Methods of the invention, i.e., for removing thrombus from a vascular fistula are exemplified in FIGS. 10A-D. While FIGS. 10A-D depict clearing thrombus from an arteriovenous fistula, it is to be understood that the technique could be used to clear thrombus from other fistulas. The procedure begins with the placement of a guide wire 1005 through a venous entry 1010, e.g., via the antecubital veinas 1020, though the fistula 1030, and into the brachial artery 1040, as depicted in FIG. 10A. The placement of the guide wire 1005 is typically confirmed with a secondary imaging technique such as angiography (not shown). Once the guide wire 1005 is in place, a catheter 700 comprising an imaging element 310 and a disruption element 320 is directed along the guide wire 1005 to be delivered to the fistula 1030 needing treatment, as depicted in FIG. 10B. Once the catheter 700 has crossed the thrombus of the fistula 1030, the disruption element 320 is placed in position to disrupt the thrombus. The disruption element, shown in FIG. 10C as a balloon, is then actuated to create an actuated disruption element 325, shown in FIG. 10C as an expanded balloon, thereby disrupting the thrombus. After the thrombus has been disrupted, the disruption element is deactivated, and the treatment site is then assessed using imaging element 310, shown in FIG. 10D as an ultrasound imaging element. While FIGS. 10A-10D are used to depict disruption of thrombus prior to imaging, it is understood that the methods of the invention are not limited to a particular order, that is the fistula may be imaged prior to, or during disruption of the thrombus.

Furthermore, as discussed previously, the methods and systems of the invention need not be exclusively used for clearing thrombus from arteriovenous fistulas in hemodialysis patients. In instances where a patient does not have compromised renal function, it may be beneficial to additionally deliver thrombolytic agents to the patient before, after, or during the procedure. Thrombolytic agents are chemicals or compositions designed to erode, disrupt, or dissolve clotted blood, plaque, and/or fatty materials. Thrombolytic agents suitable for use with catheters of the invention include streptokinases, urokinases, and tissue plasminogen activators (TPAs) such as alterplase, reteplase, and teneteplase. The thrombolytic agents may be isolated from organisms where the agents naturally occur, such as Streptococcus, or they may be generated recombinantly and purified. In some embodiments, thrombolytic agents may be administered in conjunction with anticoagulants, such as heparin or Warfarin™ (Coumadin), or factor Xa inhibitors, such as rivaroxaban or apixaban.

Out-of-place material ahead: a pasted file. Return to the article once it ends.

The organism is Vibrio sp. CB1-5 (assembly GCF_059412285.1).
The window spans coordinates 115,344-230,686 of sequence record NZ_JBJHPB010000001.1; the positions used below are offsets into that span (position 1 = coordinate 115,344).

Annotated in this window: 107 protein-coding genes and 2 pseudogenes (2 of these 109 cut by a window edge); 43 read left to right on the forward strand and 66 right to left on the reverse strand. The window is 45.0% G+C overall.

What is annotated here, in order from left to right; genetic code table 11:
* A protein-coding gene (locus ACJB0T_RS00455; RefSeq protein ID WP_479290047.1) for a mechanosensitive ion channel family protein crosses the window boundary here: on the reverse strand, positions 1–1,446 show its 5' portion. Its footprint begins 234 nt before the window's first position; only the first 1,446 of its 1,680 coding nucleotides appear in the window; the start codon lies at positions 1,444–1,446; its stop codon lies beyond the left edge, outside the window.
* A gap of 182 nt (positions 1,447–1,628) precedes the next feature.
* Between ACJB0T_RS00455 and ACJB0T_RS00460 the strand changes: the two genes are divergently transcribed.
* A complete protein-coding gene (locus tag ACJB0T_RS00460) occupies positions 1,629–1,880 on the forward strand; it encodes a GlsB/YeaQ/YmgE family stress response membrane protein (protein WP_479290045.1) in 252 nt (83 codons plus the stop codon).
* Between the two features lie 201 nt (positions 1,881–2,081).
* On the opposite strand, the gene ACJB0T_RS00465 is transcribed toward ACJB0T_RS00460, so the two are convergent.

INCORPORATION BY REFERENCE

References and citations to other documents, such as patents, patent applications, patent publications, journals, books, papers, web contents, have been made throughout this disclosure. All such documents are hereby incorporated herein by reference in their entirety for all purposes.

EQUIVALENTS

The invention may be embodied in other specific forms without departing from the spirit or essential characteristics thereof. The foregoing embodiments are therefore to be considered in all respects illustrative rather than limiting on the invention described herein. Scope of the invention is thus indicated by the appended claims rather than by the foregoing description, and all changes which come within the meaning and range of equivalency of the claims are therefore intended to be embraced therein.

Claims

1. A system for increasing blood flow through a vascular fistula, comprising:

a catheter comprising an imaging transducer and an expandable balloon, wherein the imaging transducer is disposed proximally of the expandable balloon;
an imaging controller operatively coupled to the imaging transducer and configured to cause the imaging transducer to image the vascular fistula from inside the vascular fistula after disruption of a thrombus in the vascular fistula;
a second controller operatively coupled to the expandable balloon and configured to actuate the expandable balloon thereby disrupting the thrombus in the vascular fistula, and increasing blood flow through the vascular fistula, wherein the second controller controls a pump delivering pressurized fluid to actuate the expandable balloon; and